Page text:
The smartphone market in the Philippines is expected to grow by 20% in 2015. The tablet market, on the other hand, is projected to maintain its 2.8 million shipments level in 2014 for this year, according to ICT market research firm International Data Corporation (IDC).
“Smartphones and tablets continue to compete for consumer wallet and mindshare; mega projects from the government have slowed down due to multiple hurdles in customs, port traffic, natural disasters, and issues surrounding government budgets and allocations — causing the slowdown of the overall PC market,” says Linus Go, PC and monitor lead, IDC Philippines.
“However, IDC remains hopeful for the upcoming years and believes that the Philippine PC market would reinvent itself with innovative offerings, which once again will show why the PC is an irreplaceable device.”
Rise of smart devices
In 2014, nearly 15 million units of smart devices were shipped into the Philippines, with smartphones accounting for a majority share of 81% while tablets at 19%.
The proliferation of budget-friendly smart devices from local players has fuelled the 76% year-over-year (YoY) growth for smartphones and the 55.1% YoY rise for tablets, according to IDC Asia/Pacific Mobile Phone Tracker 4Q14 and IDC Asia/Pacific Tablet Tracker 4Q14.
A shift in market dynamics in the Philippines happened in 2014, with global vendors flooding the market with price-competitive smart devices while local vendors further push the price limits of smart devices to be able to compete head-on with China-based and global vendors.
The total amount of smartphones amounting below US$100 has quadrupled since 2013.
Smartphones with screen sizes between 4.5in.–5.5in. doubled as Filipinos demanded for larger screens for social networking and content consumption.
Filipinos have also appreciated being able to browse content from even bigger screens, hence phablets (5.6in.–6.9in.) also grew 61% YoY.
“Already a potent force in 2013, local vendors gained further traction in both smartphone and tablet markets in 2014 on the back of heavy marketing and price-competitive offerings,” says Jerome Dominguez, mobile devices lead at IDC Philippines.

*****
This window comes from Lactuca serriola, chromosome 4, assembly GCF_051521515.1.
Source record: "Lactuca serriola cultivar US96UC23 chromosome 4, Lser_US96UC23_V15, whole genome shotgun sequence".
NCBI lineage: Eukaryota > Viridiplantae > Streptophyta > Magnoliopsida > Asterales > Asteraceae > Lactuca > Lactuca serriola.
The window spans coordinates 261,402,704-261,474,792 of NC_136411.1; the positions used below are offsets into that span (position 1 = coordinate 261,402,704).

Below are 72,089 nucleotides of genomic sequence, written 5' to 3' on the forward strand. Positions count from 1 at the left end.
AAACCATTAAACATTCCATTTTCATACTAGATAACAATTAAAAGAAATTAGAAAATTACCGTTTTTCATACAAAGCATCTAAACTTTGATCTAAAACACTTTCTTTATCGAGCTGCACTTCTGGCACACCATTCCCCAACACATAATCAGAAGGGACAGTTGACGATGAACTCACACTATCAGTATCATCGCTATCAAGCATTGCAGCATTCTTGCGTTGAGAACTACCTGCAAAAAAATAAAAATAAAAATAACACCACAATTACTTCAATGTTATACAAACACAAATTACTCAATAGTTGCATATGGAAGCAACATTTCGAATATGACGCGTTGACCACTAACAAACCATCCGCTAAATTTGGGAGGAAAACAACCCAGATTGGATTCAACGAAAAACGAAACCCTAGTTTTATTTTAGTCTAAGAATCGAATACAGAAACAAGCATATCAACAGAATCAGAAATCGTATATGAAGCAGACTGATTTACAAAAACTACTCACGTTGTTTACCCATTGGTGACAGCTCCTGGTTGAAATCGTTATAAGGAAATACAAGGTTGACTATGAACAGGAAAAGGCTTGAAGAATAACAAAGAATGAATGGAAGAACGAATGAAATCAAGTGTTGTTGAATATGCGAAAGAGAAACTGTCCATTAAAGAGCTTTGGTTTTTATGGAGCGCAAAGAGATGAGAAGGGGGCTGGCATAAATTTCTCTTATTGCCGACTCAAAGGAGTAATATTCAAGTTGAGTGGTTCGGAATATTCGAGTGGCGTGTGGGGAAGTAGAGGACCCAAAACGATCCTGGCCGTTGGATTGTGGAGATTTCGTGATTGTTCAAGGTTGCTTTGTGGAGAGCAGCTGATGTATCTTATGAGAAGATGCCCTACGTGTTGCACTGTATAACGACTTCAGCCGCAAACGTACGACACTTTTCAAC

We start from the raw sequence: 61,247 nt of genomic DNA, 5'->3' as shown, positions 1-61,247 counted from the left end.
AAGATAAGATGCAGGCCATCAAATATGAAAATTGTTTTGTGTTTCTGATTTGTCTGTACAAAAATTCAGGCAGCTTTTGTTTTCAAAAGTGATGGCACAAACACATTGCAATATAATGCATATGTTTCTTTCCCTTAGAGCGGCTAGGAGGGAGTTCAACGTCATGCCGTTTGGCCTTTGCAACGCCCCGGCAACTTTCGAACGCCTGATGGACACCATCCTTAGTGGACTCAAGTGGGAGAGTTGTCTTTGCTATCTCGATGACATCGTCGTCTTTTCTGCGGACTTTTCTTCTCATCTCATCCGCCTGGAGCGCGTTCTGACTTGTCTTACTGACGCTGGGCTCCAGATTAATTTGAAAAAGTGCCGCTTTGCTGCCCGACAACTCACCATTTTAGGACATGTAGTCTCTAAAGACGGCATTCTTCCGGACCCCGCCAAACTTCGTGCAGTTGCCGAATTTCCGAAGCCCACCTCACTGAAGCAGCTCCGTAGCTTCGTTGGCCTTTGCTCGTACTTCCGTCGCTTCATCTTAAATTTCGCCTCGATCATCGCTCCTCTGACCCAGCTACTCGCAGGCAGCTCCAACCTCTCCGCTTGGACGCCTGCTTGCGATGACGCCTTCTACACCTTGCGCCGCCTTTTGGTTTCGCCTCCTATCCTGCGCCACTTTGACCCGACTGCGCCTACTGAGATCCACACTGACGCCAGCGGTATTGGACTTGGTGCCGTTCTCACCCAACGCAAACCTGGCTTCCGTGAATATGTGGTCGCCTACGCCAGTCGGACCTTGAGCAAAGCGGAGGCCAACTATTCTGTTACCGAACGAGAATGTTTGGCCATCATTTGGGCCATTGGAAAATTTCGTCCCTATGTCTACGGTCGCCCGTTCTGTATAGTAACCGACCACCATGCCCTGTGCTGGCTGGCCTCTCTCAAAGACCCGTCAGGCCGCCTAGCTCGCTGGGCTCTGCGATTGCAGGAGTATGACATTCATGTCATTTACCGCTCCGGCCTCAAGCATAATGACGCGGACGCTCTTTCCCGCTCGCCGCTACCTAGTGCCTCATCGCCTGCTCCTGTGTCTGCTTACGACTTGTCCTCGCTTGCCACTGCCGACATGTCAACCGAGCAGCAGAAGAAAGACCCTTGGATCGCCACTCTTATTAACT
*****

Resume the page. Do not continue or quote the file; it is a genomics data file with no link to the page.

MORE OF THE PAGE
“With the greater variety of smart device options and creative marketing stunts flooding the consciousness of Filipino consumers, competition is absolutely growing by the day. The vendors that will succeed in the smart devices realm are those that are able to adjust to evolving consumer needs and touchpoints.”
Although achieving strong YoY growth, tablet growth started to slow down during the second half of 2014, owing to the device’s long replacement cycle and increased competition with smartphones. Nonetheless, small tablets (7in.–8in.) managed to increase 56% YoY while tablets with cellular capability surged 136% YoY.
The role of PCs in a dynamic IT landscape
The local PC market witnessed a total of 1.9 million units shipped in the Philippines in 2014, according to IDC Asia/Pacific PC Tracker 4Q14.
The tracker also showed that the commercial market only saw business-as-usual projects and fulfillments. Government and education bids experienced a slowdown in 2014.
The consumer market reflected the competitive nature of PC sales with several players exiting the market amidst the onslaught of phones and tablets. The affordable offering by the Bingbook program was well accepted by price-sensitive Filipinos.